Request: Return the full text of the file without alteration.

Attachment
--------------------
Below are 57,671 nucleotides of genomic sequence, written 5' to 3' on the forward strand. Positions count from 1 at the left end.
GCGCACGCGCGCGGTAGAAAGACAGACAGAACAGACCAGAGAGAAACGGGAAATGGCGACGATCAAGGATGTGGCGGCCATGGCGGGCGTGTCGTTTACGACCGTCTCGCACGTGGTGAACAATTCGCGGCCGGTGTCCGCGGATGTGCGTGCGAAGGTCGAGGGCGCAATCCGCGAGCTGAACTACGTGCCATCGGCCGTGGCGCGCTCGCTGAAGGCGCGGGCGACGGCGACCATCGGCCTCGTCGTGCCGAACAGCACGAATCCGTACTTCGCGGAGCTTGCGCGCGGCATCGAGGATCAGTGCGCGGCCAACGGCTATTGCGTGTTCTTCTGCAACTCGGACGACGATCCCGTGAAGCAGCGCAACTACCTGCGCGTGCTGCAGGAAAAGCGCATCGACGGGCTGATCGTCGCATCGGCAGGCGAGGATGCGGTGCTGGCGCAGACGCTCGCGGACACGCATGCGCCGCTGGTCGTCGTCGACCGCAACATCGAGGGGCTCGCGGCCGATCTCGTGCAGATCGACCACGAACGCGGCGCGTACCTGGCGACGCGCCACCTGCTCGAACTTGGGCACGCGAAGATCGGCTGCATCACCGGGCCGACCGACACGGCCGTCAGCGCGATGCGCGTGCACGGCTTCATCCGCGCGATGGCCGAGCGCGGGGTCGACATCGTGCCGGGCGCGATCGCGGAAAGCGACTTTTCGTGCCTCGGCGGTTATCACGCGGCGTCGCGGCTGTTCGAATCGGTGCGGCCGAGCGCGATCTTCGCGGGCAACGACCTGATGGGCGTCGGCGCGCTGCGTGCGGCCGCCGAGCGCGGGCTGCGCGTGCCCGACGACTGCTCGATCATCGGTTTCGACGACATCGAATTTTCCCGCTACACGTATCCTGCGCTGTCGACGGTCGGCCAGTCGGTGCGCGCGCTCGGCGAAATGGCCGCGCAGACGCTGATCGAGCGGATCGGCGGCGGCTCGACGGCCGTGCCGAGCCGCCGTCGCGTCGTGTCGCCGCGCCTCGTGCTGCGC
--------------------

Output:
Below are 57,671 nucleotides of genomic sequence, written 5' to 3' on the forward strand. Positions count from 1 at the left end.
GCGCACGCGCGCGGTAGAAAGACAGACAGAACAGACCAGAGAGAAACGGGAAATGGCGACGATCAAGGATGTGGCGGCCATGGCGGGCGTGTCGTTTACGACCGTCTCGCACGTGGTGAACAATTCGCGGCCGGTGTCCGCGGATGTGCGTGCGAAGGTCGAGGGCGCAATCCGCGAGCTGAACTACGTGCCATCGGCCGTGGCGCGCTCGCTGAAGGCGCGGGCGACGGCGACCATCGGCCTCGTCGTGCCGAACAGCACGAATCCGTACTTCGCGGAGCTTGCGCGCGGCATCGAGGATCAGTGCGCGGCCAACGGCTATTGCGTGTTCTTCTGCAACTCGGACGACGATCCCGTGAAGCAGCGCAACTACCTGCGCGTGCTGCAGGAAAAGCGCATCGACGGGCTGATCGTCGCATCGGCAGGCGAGGATGCGGTGCTGGCGCAGACGCTCGCGGACACGCATGCGCCGCTGGTCGTCGTCGACCGCAACATCGAGGGGCTCGCGGCCGATCTCGTGCAGATCGACCACGAACGCGGCGCGTACCTGGCGACGCGCCACCTGCTCGAACTTGGGCACGCGAAGATCGGCTGCATCACCGGGCCGACCGACACGGCCGTCAGCGCGATGCGCGTGCACGGCTTCATCCGCGCGATGGCCGAGCGCGGGGTCGACATCGTGCCGGGCGCGATCGCGGAAAGCGACTTTTCGTGCCTCGGCGGTTATCACGCGGCGTCGCGGCTGTTCGAATCGGTGCGGCCGAGCGCGATCTTCGCGGGCAACGACCTGATGGGCGTCGGCGCGCTGCGTGCGGCCGCCGAGCGCGGGCTGCGCGTGCCCGACGACTGCTCGATCATCGGTTTCGACGACATCGAATTTTCCCGCTACACGTATCCTGCGCTGTCGACGGTCGGCCAGTCGGTGCGCGCGCTCGGCGAAATGGCCGCGCAGACGCTGATCGAGCGGATCGGCGGCGGCTCGACGGCCGTGCCGAGCCGCCGTCGCGTCGTGTCGCCGCGCCTCGTGCTGCGC